1. We ordered 6 straight run Black Australorps so that we would get a rooster. What we didn't expect was 5 of the 6 would be roosters!
2. We ordered 6 sexed layers and 1 turned out to be a rooster!(odds are 1 out of 10 will be even if sexed)

If you're keeping count that makes 6 roosters out of 12.
That is not really a laying flock at all! So again we had to roll with it and figure out what to do with all of those roosters we ended up with!
All 4 of the extras went to good homes with flocks of their own, instead of processing them into stock and dog food.
I didn't want to do that because I raised them and handled them daily so that they would be sweet boys.
But nature has a way of taking over and that many boys in one space means that they fight and become territorial. We have enough hens to comfortably keep 2 roosters, but not 6.

This is Lancelot our Arcauna Rooster.

This is Danny Kaye our Black Australorp Rooster.

Speaking of processing chickens...we ordered 6 Cornish X
and 6 Freedom Rangers for meat birds as well as 1 Bronze turkey and one white (like the butterball).

We had a really bad experience killing the first one of the Cornish X and neither of us could do it again for several days after that. (Gary is the designated Artery cutter now)
All I can say about that is no matter how many videos you watch and books you read you will not be prepared for taking a life, no matter what you think it's going to be like.
It was hard. Very hard.

But I had made the decision to do this, I had all these birds that HAD to be processed, because they were getting too big very fast.
You can't ethically raise and care for an animal that is 100% meant as food, and then decide to keep it. It is cruel to the animal.
So we soldiered on. We have processed all but 2 of the Freedom ranger as of today. ( doing very well despite their size, and laying eggs)But they are on the schedule for this spring.

We realized that we were not going to be able to process our turkeys here on the homestead. We don't have the proper pots (large enough to hold a large turkey) to dunk the turkey in to get all the feathers off easily.
So we took them to be processed at a local farm that does it for you. It cost $.69 lb. to do the deed. $40  total, you do the math!
I did find this sad in a couple of ways.
1. I really loved their personalities. They were so much fun to watch and the white one was such a sweet girl.
2. But as I said before about the chickens, they are bred as a meat bird and must be processed at a specific age or weight. I do not want them to ever suffer.

I talk about all of this because if you were not raised on a farm or homestead, hell even in a farming community or rural area, you just are not prepared.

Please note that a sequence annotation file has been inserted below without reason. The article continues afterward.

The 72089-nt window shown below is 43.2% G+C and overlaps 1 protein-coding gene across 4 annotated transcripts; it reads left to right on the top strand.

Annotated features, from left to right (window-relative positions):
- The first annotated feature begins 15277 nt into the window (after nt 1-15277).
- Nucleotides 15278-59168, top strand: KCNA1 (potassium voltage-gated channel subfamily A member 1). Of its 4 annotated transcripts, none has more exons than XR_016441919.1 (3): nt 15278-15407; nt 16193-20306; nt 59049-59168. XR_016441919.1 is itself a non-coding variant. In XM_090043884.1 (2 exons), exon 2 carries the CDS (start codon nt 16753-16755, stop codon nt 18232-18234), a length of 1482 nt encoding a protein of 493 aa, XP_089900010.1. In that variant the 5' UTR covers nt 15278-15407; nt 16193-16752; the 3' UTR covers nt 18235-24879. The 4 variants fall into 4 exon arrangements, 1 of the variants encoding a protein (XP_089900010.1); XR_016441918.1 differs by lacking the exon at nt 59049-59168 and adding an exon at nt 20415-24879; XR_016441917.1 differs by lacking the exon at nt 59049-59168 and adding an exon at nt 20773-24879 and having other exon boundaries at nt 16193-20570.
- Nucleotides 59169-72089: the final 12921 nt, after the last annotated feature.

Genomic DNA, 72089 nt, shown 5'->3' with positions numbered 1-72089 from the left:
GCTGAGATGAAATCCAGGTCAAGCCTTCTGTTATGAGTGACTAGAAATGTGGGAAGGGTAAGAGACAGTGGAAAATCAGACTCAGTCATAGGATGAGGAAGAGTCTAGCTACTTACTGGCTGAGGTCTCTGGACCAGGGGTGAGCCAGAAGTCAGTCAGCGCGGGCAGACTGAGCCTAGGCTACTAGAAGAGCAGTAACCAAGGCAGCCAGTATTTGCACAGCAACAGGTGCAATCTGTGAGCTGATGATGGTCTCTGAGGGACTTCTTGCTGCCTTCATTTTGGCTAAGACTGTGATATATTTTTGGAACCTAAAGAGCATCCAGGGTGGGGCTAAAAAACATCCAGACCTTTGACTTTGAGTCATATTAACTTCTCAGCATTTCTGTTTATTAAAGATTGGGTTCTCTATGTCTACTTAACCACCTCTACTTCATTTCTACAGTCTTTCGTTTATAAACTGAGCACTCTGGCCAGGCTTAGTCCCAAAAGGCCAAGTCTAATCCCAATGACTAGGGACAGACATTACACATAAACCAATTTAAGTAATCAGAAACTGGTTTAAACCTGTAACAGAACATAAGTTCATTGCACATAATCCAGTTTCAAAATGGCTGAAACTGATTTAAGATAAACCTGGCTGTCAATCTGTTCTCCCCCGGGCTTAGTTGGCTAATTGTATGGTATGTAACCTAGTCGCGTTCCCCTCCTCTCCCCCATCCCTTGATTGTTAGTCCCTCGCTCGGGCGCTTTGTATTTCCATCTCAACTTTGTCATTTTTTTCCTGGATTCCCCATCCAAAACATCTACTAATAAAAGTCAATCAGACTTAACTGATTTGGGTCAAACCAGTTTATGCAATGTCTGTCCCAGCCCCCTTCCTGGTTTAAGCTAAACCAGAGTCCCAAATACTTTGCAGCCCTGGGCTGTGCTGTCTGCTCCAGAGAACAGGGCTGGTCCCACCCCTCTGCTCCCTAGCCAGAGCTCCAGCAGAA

You don't know what it takes to eat. You don't know how long it takes to grow food, to raise birds for eggs or meat. How it feels when it is time to kill that animal and eat it. You saw it the day it was born and you knew what it was like to snuggle it and talk to it. To have it's little eyes looking at you, and If you believe that they have emotions, loving you.
All the while knowing that one day it will nourish you.
You have to be able to keep your humanity alive during this entire process.
You can't divorce yourself from any of it.
You must care for them. Nourish them. In the first week of their lives I watch them like a mama hen. I clean their little butts, so they don't get pasty butt. I keep their pen/box clean. I change their water 4 to 5 times daily. I make sure they are snuggled and loved.
I am the only one keeping them alive.
It is a very loving and sad decision that we made.
To only eat what we raise. To have complete control of what we eat. To take on the care, and the very long process of growing our own meat.

It is hard. But it is what we choose to do.

I hope this is helpful to you and gives you a better understanding about why we do what we do, and why we do it the way we do.

There are so many more lessons for us to learn this new year.
And hardships and hurdles to get past.
Please follow along with us as we grow our homestead and share what we learn!

With love from the homestead!
Gary and Victoria

Wednesday, March 8, 2017

Keeping a Homestead Binder

Homestead Binder

It has been a long time in the making, this binder.  I started with just a simple journal page.   

My goal was to keep track of  the weather, egg counts and harvest amounts. Simple stuff..... Things have a way of morphing into something else once you get going.  It only took me a little time to add multiple categories to what was once a simple journal style page.  It became what you see above. A two sided daily journal for all the things we could possibly do on the Homestead each day, year round.

But then we started our  MOFGA Farm Beginnings course in the fall of 2016 and we started to realize that we needed to track so much more.

The next thing that started the wheels turning for me was one of my favorite fellow You tubers, Esther Emery of Fouchomatic Off Grid.
She started a year long homestead skill of the month club.
Find that series here
The first month was on planning and preparedness.
What caught my eye was the homestead binder that she uses. It was used in a similar way to mine, or what I would like mine to be, but also not quite all that I needed.

So I worked very hard to emulate her binder, as well as add all that I needed to it, to make it my own.

The first thing I did was make up our Homestead Goals for 2017

I think some of them are lofty goals, and I most likely will not get a garden shed, or an outdoor kitchen this year. But it is a place to start from and build on!